would be a sham and a failure , and 
democracy does not mean the right of 
everyone to do as he chooses, but rather 
the duty of accommodating himself to 
the needs of others. We cannot remind 
ourselves of this too often; democracy 
is not individual willfulness or caprice, 


but a relationship or a series of relation¬ 
ships, and its basis is essentially moral. 
Democracy is friendly companionship. 
A man intellectually and spiritually iso¬ 
lated cannot be democratic-minded . Can 
a nation, holding itself aloof from other 
nations, priding itself on its superiority, 
fearing the contamination of the vulgar 
world, be a democratic nation? In 
the democratic state, conclusions are 
reached by discussion; someone indeed 
has declared democracy to be “govern¬ 
ment by discussion”, but of course its 
content is more than that. This dis¬ 
cussion involves tolerance, respect for 
others, a recognition of community in¬ 
terests, that is to say a recognition of 
wholeness or intregity of the political 
and social body. 

Standing up for America then, can 
only mean playing the role of the dem¬ 
ocrat in world affairs, strengthening 
those hopes and that faith which have 
meant America, and, by acting as a 
democratic nation, advocating the ac¬ 
ceptance in the international relation¬ 
ships of those fundamental principles 
without which democracy can be 
nothing more than a complex, and 
perhaps painfully inefficient system of 
government. The call today is plain 
enough: Democracy must be adopted in 
spirit and practice in international af- 


fairs; not that every man and woman 
should vote in diplomatic controver¬ 
sies, but that nations in their relation 
one with another should adopt the moral 
code and moral spirit of democracy , and 
this involves tolerance, friendliness, a 
recognition of common interests, open 
and frank discussion, the reaching of 
conclusions by conference. For, how¬ 
ever much we have failed in America 
to live up to and actualize the morality 
of democracy, no one can question that 
democracy in its perfection involves 
moral qualities. To stand up for 
America means immediate participa¬ 
tion in any and every movement which 
puts conference in the place of war and 
recognizes international duty above 
physical force. That America, a dem¬ 
ocratic nation by profession, should 
think it is democratic when it is not co¬ 
operating, is an amazing contradiction. 
How can it be otherwise than that this 
aloofness has damaged the cause of 
democracy the world over? 

One of the early Americans, in defin¬ 
ing what his country stood for, said it 
stood primarily for “liberty and law”. 
Liberty and law are not mutually con¬ 
tradictory; for in civil society liberty 
can exist only where each person is 
under obligation to respect the rights 
of others; and liberty would exist in com- 


pleteness , if each person should treat oth¬ 
ers as he would be treated himself. At 
all events, liberty is decidedly and em¬ 
phatically a reciprocal affair. Law is 
an effort to adjust and determine obli¬ 
gations; those obligations are never 
really one-sided; they are reciprocating. 
Law says in plain words that in this or 
that respect you have no right to do to 
another what he has no right to do to 
you. Liberty and law are therefore 
not in conflict. Of course in practice 
law may by unwise and unjust, but in 
theory law seeks to give expression to 
social obligations without which there 
can be no libert \ 

Now America is peculiarly the na¬ 
tion oi law. It has its full share of law¬ 
breakers; but its constitutional struc¬ 
ture is legal. The LInited States of 
America, as a body politic, is founded 
on a written document; and that docu¬ 
ment is interpreted and enforced in 
courts as law. Individual states of the 
union, as large as Germany or England,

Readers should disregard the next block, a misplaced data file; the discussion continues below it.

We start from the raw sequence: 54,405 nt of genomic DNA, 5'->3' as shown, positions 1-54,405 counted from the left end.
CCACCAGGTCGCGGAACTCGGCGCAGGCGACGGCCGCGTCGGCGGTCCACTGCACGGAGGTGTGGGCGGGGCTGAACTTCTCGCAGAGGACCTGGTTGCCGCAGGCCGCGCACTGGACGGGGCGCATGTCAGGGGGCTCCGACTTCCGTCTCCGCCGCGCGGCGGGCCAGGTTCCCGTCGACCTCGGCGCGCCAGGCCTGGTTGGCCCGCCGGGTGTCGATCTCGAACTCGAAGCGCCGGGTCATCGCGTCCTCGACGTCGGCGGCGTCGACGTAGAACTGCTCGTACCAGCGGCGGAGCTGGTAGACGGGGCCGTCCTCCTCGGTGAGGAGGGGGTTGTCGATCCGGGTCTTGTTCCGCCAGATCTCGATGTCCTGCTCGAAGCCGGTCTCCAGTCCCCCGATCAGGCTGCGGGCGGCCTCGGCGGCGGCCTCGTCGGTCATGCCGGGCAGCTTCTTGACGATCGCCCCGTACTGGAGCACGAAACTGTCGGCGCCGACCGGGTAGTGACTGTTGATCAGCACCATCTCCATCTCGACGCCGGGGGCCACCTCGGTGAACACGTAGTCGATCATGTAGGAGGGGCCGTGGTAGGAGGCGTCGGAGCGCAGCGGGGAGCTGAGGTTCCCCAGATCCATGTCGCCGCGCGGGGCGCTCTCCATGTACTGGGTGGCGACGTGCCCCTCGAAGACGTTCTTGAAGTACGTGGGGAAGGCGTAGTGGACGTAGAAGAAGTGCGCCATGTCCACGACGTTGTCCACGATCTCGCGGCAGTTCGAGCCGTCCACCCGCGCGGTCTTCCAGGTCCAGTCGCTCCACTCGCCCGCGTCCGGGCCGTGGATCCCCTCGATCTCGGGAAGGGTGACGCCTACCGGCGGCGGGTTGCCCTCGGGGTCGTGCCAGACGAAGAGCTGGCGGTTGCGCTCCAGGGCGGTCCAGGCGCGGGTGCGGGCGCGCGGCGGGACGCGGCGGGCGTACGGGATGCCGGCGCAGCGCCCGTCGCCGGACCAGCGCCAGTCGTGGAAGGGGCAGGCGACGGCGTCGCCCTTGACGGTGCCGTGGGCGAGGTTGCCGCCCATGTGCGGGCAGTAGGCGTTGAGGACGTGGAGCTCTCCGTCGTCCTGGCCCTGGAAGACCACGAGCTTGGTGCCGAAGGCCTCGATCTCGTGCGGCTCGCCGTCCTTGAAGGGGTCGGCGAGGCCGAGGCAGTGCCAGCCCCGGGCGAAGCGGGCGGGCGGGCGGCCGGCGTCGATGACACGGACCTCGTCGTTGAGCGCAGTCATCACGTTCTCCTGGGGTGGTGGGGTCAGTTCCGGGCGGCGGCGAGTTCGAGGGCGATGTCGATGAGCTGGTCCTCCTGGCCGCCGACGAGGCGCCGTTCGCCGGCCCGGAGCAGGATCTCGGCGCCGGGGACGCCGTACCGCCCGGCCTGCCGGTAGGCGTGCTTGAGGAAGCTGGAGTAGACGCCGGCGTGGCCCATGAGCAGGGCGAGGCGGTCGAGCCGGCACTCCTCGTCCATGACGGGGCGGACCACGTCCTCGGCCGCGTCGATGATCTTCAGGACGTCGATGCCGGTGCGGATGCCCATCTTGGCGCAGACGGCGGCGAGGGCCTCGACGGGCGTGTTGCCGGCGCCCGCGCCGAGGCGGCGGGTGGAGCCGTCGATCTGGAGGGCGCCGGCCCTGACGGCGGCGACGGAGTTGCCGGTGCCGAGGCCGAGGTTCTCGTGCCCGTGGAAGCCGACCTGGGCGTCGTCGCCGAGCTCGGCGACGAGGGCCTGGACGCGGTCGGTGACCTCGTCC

come before the court at Washington 
for adjudication of their differences. 
We have covered an area as large as 
the whole continent of Europe by a 
system of law and set up courts for 
continent wide jurisdiction. Why is it 
that America can look askance at an 
attempt to bring courts into operation 


for settlement of international contro¬ 
versies, as if a court of justice were 
some new and dangerous menace? Are 
we in this respect also to deny our own 
ideas in the face of a questioning 
world? When the Constitution of the 
United States was established, there 
were then at least six disputes between 
the American states similar to disputes 
in Europe that have ended in blood¬ 
shed; the Constitution provided for 
judicial determination of controversies 
between states. 

The purpose of this paper is to make 
clear the conviction of the writer in the 
following particulars: 

Moral principles are not something 
extraneous and purely artificial; civiliz¬ 
ation is based on them and its growth is 
marked by the increasing apprehension 
of their nature. 

The modern world is made up of 
nations intimately associated, so inti¬ 
mately that their interests are often 
identical, for the world approaches 
economic integrity. 

The well-worn principles of morality 
must be recognized in international 
relations, and the old notions and 
practices of suspicion and uncooper¬ 
ative selfishness must be abandoned. 
It will not do to $ay that the prin¬ 
ciples “won’t w r ork” when w r e admit 


that social order in a civilized commu¬ 
nity is dependent on them. 

America is under especial obligation 
to cooperate in any endeavor to con¬ 
serve world peace and prosperity by 
conference and by application of prin¬ 
ciples of social morality, because dem¬ 
ocratic society rests upon those prin¬ 
ciples; real liberty and intelligent law 
are not in conflict, but mutually self- 
supporting; America has entered upon 
the great task of ruling an imperial 
domain by law, its whole political 
structure is peculiarly legal and it 
makes use of judicial tribunals for 
settling disputes which in Europe are 
subjects of political and diplomatic 
controversy or even war. From these 
things, it seems to follow that America 
is under obligation to act the part of a 
friendly and cooperating nation, eager 
to settle difficulties by discussion and 
by judicial decision. In such practical 
ways, consonant with self-respect, 
American can help in the stabilization 
of civilization , which needs for its sup¬ 
port the moral principle that one nation 
should treat another as it wishes to be 
treated itself.